Jim Furyk takes 3-shot lead, DeLaet falls back at RBC Canadian Open
WATCH ABOVE: Jim Furyk takes control in third round as Graham DeLaet falls back. Derek Meyers reports
MONTREAL – Jim Furyk set his sights on a third RBC Canadian Open title with a bogey-free 65 in the third round to take a three-shot lead, while Graham DeLaet of Weyburn, Sask., saw his hopes sag with a three-putt on the 18th at Royal Montreal on Saturday.
The 44-year-old Furyk kept his ball on the tree-lined fairways and his putting stayed hot as he held the lead after starting the day in a tie for first with Tim Petrovic. Furyk goes into Sunday’s final round at 15-under 195.
South African Tim Clark, who used a hot start to shoot the low round of the day at 6-under 64, was three back at 12-under 198. Kyle Stanley, who has been close to the lead every day, shot 68 to sit third at 10 under. Jamie Lovemark shot 67 and was fourth at 9 under.
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READ MORE: Live coverage of the 2014 RBC Canadian Open
“It’s always great to get off to a good start,” said Clark, who began his round with a birdie and eagle and added three more birdies in the final six holes. “Saturdays are normally the toughest day to score on, so you dream of a start like that.”
Clark is coming off a strong showing at the John Deere Classic, where he tied for fifth, helping to turn around a middling season that included a problem with his left elbow that needed a cortisone injection.
“Right now I feel good and I am able to swing how I want to,” the 38-year-old said. “Three months ago I started to hit the good again, but I just wasn’t scoring. Finally, the last few tournaments, I’ve started to score.”
DeLaet, seeking a first PGA Tour win, missed a par putt on the second and but kept himself afloat until he sank a long putt for eagle on the par-5 12th. He followed with a birdie on the 14th to get to 10-under, but then put his tee shot on the 15th into a hazard for bogey.
The crowd gave him a rousing ovation as he walked up the 18th fairway, but he got too aggressive on a 10-foot birdie putt and then missed a short one for par to finish at even-par 70.
He was tied for fifth place at 8-under with Joe Durant (67), Scott Brown (69) and Tim Petrovic (72).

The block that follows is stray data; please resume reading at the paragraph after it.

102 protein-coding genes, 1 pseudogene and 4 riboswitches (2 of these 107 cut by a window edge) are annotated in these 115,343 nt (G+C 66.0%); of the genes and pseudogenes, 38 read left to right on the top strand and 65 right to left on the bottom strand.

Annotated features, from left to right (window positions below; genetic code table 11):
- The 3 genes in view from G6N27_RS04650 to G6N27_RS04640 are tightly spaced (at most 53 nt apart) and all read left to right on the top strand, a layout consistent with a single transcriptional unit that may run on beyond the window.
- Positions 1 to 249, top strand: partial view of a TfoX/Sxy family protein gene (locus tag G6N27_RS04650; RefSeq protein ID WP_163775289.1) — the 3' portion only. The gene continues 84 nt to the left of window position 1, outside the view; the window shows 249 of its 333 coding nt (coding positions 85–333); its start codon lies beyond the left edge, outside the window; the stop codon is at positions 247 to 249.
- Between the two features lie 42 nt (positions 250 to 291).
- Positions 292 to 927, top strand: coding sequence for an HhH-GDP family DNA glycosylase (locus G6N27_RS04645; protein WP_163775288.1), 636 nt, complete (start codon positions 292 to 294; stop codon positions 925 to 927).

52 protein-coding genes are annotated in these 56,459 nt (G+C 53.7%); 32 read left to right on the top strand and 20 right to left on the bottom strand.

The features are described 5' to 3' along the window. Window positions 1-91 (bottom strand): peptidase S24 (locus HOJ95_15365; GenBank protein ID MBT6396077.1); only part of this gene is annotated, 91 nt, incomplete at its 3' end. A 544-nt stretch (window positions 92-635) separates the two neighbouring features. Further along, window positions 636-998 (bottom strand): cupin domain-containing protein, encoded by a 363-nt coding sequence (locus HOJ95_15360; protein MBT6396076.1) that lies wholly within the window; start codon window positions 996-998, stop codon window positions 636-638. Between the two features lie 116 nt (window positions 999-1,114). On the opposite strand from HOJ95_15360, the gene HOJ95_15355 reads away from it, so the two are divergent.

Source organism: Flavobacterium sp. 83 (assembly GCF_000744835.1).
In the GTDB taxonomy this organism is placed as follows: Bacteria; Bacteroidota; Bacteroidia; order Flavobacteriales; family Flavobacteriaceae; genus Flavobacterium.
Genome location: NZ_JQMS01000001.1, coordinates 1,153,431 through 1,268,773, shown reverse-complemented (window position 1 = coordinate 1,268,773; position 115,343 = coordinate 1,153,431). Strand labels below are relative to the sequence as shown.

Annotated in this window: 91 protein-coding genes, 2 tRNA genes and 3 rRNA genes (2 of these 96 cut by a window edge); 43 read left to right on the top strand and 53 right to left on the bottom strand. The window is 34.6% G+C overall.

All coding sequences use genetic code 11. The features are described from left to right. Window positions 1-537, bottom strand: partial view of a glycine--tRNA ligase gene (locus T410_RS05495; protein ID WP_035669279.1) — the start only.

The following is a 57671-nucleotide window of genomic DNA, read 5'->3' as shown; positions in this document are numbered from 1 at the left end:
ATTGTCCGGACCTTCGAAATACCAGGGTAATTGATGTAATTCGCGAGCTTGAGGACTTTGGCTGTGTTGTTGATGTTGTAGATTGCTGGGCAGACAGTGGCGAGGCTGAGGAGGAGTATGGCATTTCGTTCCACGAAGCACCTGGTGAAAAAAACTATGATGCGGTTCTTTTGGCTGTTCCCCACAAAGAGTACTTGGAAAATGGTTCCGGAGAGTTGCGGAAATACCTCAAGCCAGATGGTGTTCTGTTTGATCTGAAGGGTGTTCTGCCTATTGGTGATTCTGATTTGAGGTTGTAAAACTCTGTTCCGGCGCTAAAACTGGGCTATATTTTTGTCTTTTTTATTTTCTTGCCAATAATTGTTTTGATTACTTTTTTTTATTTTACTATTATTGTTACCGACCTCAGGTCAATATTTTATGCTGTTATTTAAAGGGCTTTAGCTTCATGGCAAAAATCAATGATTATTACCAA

Furyk won the world’s third-oldest national championship in 2006 at the Hamilton Golf and Country Club and followed with a win in 2007 at Angus Glen in Markham, Ont.
A third win would put him in a tie for second all-time with Tommy Armour (1927, 1930 and 1934), San Snead (1938, 1940 and 1941) and Lee Trevino (1971, 1977 and 1979). Leo Diegel won four titles in the 1920s.
Coming off a final round 65 to finish fourth at the British Open last Sunday, Furyk has had only one bogey, on the fourth hole of the first round, at Royal Montreal.
With thunderstorms forecast for Sunday, start times were moved up two hours to 8 a.m. ET. The third round was played in breezy, overcast weather, with only a brief, light rain in the afternoon.
Amateur Taylor Pendrith of Richmond Hills, Ont., rebounded from a 75 on Friday with a 68 to go to 2 under. He was 4 under through 17 holes, but the big hitter put his tee shot in a hazard and hit a weak chip shot for double bogey on the 18th.
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He was happy with his week so far however, which included an opening-round 65.
“Just getting out here and experiencing what the PGA guys experience every week is pretty awesome,” the 23-year-old said. “My goal for the week was just to come out here and have some good rounds.
“Just like any other tournament, if I play good I’ll make the cut. I had a good day and a bad day, but I made the cut, which was awesome. It’s great to play two more rounds on the weekend.”
Brad Fritsch of Ottawa shot a bogey-free 67 to move to 3 under for the tournament, while Adam Hadwin of Burnaby, B.C., was at 3-under after a 68. David Hearn of Brampton, Ont., was also at 3 under after a 70.
Mike Weir of Bright’s Grove, Ont., was 1 over on the day and for the tournament.
“No bogeys out here with the wind blowing a bit – I played nicely,” said Fritsch, whose sand shot on the 18th helped save par. “Burned the edge a lot today, but I also had some good up and downs.
“It was nice to get up and down on the last, just to make sure it was bogey-free.”
© The Canadian Press, 2014